So, ladies, get ready for a wave of marketing like you’ve never seen. Watch out for commercials and magazine ads that will suggest this drug will put the spark back into your love life.

And if you’re battling the frustration of a low libido, it might be tempting to give in and try the drug, just for that tiny boost.

But you deserve better.

This drug company wants women to believe there’s no other way to improve desire and libido — that it’s their lousy drug, or nothing at all.

That’s not even close to true.

There are a number of safe and natural therapies, including the time-tested herbal remedy fenugreek, which is a natural hormone booster. One new study of healthy women between the ages of 20 and 49 finds 600 mg per day for eight weeks can increase both estradiol and free testosterone.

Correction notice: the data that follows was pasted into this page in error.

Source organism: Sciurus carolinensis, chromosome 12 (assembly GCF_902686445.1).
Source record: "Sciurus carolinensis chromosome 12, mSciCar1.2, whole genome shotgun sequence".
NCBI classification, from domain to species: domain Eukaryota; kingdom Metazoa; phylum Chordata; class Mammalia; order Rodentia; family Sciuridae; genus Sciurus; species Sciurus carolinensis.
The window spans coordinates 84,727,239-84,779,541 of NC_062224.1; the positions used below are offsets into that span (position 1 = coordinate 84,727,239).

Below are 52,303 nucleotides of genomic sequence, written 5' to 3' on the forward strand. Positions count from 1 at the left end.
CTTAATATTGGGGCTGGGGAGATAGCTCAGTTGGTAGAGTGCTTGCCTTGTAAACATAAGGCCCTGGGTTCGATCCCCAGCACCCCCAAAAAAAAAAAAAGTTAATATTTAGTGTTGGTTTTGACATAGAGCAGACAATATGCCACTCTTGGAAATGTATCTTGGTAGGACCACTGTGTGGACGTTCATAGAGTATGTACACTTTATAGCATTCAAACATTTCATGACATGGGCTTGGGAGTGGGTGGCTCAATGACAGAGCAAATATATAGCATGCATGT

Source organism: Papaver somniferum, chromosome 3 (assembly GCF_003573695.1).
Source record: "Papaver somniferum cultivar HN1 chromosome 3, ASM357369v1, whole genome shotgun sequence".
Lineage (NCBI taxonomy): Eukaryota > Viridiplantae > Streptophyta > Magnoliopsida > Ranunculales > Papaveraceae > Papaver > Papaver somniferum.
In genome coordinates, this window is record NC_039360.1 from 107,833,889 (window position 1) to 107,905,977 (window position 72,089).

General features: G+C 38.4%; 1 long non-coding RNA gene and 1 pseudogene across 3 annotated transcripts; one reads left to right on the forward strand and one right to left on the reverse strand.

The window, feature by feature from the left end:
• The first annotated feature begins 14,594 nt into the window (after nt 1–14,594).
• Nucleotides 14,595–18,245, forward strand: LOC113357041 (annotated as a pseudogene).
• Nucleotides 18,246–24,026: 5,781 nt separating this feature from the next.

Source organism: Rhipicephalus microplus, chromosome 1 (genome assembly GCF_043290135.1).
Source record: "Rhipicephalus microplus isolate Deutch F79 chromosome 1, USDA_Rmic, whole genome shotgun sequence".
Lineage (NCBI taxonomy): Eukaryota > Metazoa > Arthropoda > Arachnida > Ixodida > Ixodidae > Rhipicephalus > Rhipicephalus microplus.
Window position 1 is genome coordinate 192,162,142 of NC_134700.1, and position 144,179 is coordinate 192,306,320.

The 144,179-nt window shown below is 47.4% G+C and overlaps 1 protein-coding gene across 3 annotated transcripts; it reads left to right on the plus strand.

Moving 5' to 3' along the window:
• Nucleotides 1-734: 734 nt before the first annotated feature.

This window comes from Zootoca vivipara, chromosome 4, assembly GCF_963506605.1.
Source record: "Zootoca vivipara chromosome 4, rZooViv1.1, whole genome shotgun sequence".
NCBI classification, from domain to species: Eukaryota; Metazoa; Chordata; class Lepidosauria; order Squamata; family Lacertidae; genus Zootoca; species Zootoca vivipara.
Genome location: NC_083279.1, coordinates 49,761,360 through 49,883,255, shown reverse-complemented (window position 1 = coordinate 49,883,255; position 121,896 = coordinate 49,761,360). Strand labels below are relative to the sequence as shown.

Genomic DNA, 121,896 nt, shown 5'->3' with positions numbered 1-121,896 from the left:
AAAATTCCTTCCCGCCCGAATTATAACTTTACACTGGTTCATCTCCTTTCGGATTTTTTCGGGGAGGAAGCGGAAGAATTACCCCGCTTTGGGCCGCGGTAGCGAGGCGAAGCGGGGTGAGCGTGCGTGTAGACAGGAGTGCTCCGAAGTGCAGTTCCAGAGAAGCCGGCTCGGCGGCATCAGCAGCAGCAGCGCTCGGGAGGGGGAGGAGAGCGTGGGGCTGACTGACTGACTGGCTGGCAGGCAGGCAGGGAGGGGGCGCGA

Those are the female and male sex hormones, respectively, but let’s just say the names are a little sexist. We all need both, with women needing more estradiol and men more testosterone.

Estradiol in particular can help, physically increasing the flow of blood to the vagina, which is essential to both arousal and orgasm, and helping with lubrication, which is of course necessary to make sure your moments of pleasure don’t turn into pain

As a result, women who take fenugreek extract have more desire and arousal, leading to more sexual activity when compared to women who take a placebo, according to the study in Phytotherapy Research.

Since the study was on pre-menopausal women it’s unclear whether it would have the same effect on older women. Since it’s safe, you can certainly give it a try.

But if it doesn’t work, don’t give up.